Now that we’ve explored how cotton is produced, you must also learn about the factors responsible for its growth:
Cotton needs a warm climate. Summer temperatures range from 21 °C to 27 °C, in addition to abundant sunshine while the plant is growing.
For the plant to mature, it also needs a long growing period of at least 210 days without frost.
Moderate rainfall is suitable for cotton cultivation. The appropriate rainfall needed for the cultivation ranges between 50 cm and 80 cm.
Cotton crops can also be cultivated in areas with little rainfall through irrigation.
These plants need sufficient rainfall during the initial stages of growth, but sunny, dry weather after flowering is required.
Irrigated cotton plants should be grown in medium to deep black soil with a pH between 6 and 8.
Cotton can grow in various soils, but the black cotton soils of the Deccan Plateau, which are capable of retaining moisture, are best suited for their growth.
Saline soils are not suitable for growing cotton. The depth of soil should be 20 to 25 cm and not less than that.
How is Cotton Produced?
With the arrival of spring, areas are cleared for cotton planting.
Mechanical tillers remove weeds that can compete with cotton for soil nutrients, sunlight, and water and attract pests that damage cotton. The ground is plowed below and subdivided into rows.
Following are the major steps involved in the production of cotton:
Step 1: Growers open a small groove in each row, lay the seeds, cover them, and put more soil on the top.
Seeds are placed 0.75 to 1.25 inches (1.9 to 3.2 cm) deep, depending on the climate. They should be placed shallower in cool, dusty areas of the Cotton Belt and deeper in warmer areas.
Step 2: With good soil moisture and warm temperatures, the seedlings appear into flower 5-7 days after planting, with full bloom in around 11 days.
Sometimes, the disease appears, which delays the emergence of seedlings. In addition, the crust of the soil can prevent the growth of seedlings.
Step 3: About six weeks after the seedlings appear, “squares” or flower buds start forming.
The buds mature in three weeks, then bloom into creamy yellow flowers that turn pink, red, and drop just three days after flowering.
After the flower falls off, a small ovary remains on the cotton plant. This ovary matures and develops into a green fruit called a cotton ball.
Step 4: The cotton fruit ripens in a period of 55 to 80 days. During this time, the boll grows into the shape of a football, and the moist fibers push the newly formed seeds outward.
Step 5: Ten weeks after the appearance of the flowers, the fibers separate the cotton, and the cream-colored cotton comes out.
Each capsule contains three to five “cells,” each of which has about seven seeds embedded in the fiber.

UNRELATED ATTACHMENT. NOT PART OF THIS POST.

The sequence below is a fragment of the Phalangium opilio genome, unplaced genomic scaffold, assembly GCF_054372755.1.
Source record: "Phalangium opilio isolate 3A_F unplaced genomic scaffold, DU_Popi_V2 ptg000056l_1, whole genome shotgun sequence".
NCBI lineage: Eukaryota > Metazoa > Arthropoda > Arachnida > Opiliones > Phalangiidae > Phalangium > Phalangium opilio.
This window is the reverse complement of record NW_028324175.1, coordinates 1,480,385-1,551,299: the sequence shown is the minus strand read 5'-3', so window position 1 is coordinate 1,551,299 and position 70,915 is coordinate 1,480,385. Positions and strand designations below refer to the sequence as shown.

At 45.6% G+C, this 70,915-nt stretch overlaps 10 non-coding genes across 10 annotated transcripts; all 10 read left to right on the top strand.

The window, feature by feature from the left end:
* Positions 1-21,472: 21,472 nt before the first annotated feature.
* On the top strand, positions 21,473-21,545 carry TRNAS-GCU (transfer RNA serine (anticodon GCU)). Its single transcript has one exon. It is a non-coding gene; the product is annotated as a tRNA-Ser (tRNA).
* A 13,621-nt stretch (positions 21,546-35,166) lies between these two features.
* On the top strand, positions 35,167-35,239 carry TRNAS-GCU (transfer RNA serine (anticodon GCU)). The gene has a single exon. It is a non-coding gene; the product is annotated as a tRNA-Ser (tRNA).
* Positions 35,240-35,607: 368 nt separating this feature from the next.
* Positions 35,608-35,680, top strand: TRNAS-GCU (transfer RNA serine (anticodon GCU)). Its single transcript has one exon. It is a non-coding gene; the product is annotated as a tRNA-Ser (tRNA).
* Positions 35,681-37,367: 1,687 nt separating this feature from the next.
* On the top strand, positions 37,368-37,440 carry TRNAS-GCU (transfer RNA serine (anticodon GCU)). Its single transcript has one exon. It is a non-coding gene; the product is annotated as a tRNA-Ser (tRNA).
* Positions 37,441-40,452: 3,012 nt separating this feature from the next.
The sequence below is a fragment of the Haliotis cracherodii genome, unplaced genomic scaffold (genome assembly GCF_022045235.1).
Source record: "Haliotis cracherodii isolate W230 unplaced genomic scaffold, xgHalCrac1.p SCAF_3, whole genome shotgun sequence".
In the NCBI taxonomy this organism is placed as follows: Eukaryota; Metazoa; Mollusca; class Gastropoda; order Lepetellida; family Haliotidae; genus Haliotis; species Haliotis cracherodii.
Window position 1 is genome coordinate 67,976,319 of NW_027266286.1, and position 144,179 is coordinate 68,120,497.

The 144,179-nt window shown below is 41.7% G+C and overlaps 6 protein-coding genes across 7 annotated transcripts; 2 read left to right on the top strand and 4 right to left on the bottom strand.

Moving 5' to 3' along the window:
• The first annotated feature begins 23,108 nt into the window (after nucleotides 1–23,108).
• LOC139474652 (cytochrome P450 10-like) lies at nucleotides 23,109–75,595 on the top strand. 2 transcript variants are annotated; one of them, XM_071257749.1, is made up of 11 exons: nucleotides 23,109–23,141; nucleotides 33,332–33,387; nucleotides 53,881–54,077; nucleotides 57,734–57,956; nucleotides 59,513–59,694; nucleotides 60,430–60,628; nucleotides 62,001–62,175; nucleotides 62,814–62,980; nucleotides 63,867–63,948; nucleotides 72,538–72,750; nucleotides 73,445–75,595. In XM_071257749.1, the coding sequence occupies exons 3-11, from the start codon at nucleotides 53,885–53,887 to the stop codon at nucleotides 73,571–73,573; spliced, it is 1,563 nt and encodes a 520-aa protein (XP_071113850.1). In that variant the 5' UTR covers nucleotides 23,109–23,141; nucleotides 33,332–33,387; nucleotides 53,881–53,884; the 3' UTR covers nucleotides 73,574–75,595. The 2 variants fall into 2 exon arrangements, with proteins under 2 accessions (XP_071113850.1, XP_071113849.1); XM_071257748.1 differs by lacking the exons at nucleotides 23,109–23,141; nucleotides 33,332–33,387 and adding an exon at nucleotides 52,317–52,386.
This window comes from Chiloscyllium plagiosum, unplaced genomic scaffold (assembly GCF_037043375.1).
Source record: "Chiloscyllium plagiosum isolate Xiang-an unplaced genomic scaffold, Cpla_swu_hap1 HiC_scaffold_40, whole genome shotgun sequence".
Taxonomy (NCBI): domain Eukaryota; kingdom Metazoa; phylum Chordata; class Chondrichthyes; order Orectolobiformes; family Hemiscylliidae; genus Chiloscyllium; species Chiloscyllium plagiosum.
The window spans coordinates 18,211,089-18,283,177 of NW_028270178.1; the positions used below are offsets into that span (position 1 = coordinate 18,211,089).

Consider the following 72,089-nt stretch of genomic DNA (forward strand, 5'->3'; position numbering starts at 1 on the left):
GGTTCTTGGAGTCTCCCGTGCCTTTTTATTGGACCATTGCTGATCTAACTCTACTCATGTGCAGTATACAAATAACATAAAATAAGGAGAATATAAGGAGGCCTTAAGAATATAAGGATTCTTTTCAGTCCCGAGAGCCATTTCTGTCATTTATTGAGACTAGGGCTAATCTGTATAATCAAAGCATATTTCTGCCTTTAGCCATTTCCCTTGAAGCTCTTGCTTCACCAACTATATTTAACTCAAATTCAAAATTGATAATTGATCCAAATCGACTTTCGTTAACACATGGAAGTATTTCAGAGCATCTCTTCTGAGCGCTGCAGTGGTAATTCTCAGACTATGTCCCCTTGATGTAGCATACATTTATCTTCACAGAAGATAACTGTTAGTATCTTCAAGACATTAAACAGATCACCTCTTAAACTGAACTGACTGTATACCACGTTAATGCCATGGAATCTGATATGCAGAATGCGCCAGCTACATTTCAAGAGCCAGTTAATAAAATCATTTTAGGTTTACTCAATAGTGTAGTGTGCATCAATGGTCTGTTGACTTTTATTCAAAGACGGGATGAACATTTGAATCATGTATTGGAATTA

Step 6: Harvesting is done variously in different areas. In India, the cotton bolls are handpicked, while it is done mechanically with 50 hand pickers in the US.
Properties of Cotton
After learning everything about the Cotton plants, you might be curious about the properties of cotton as a fiber.
Take a look at these important characteristics:
Cotton is cellulose and is said to behave in “hydrophilic” properties. Hydrophilic means it attracts water, which is one of the reasons why cotton is absorbent.
Also, the structure of the cotton is made up of complex series that form a chain and create cellulose. Cellulose is a substance that makes cotton absorbent.
Cotton absorbs sweat during the summers, keeps the body cool, and reduces any heat rash.
Cotton is cellulose, and by nature, it is a soft fiber. This soft fiber is further spun into yarn or thread to make a soft and breathable textile.
Cotton is most suitable to wear during the summer seasons as it prevents rashes on the body because of its softness.
Cotton fabric has a very strong cellular structure. It makes cotton clothes resistant to wear and tear. Therefore, cotton is long-lasting and strong.
Insulator of heat
Cotton is indeed an excellent insulator of heat. However, its insulation properties depend on its condition.
When dry, it works effectively as an insulator. However, when it is wet, it cannot insulate that effectively and, thus, stands the risk of hypothermia.
Uses of Cotton
Cotton is used all around us, in some form or the other. Following are the most popular uses of cotton:
1. Raw material and textile industry
The fiber is used to make cotton yarns. These yarns or threads are further used to make different types of clothing. For example, t-shirt, pants, sportswear, yoga wears, etc.
2. Medical uses
It is used as cotton rolls for hospital services being absorbent in nature. It is used to make bandages, cotton pads, earbuds, and wipes to clean a wound.
3. Household uses
Cotton is used to make bed sheets, pillow covers, curtains, rugs, pillows, etc.
4. Other miscellaneous uses
It is also used in making fishing nets, bookbinding, coffee filters, tents, and much more.
In this article, we learned that cotton is a widely-used crop. It serves different purposes and is very flexible and easy to use.
Although cotton is perennial, it isn’t grown like a tree and is instead grown annually because of its impracticality for the cotton farmers.
Additionally, growing the plant too much exposes them to the risk of getting infected by diseases, and we wouldn’t want that to happen.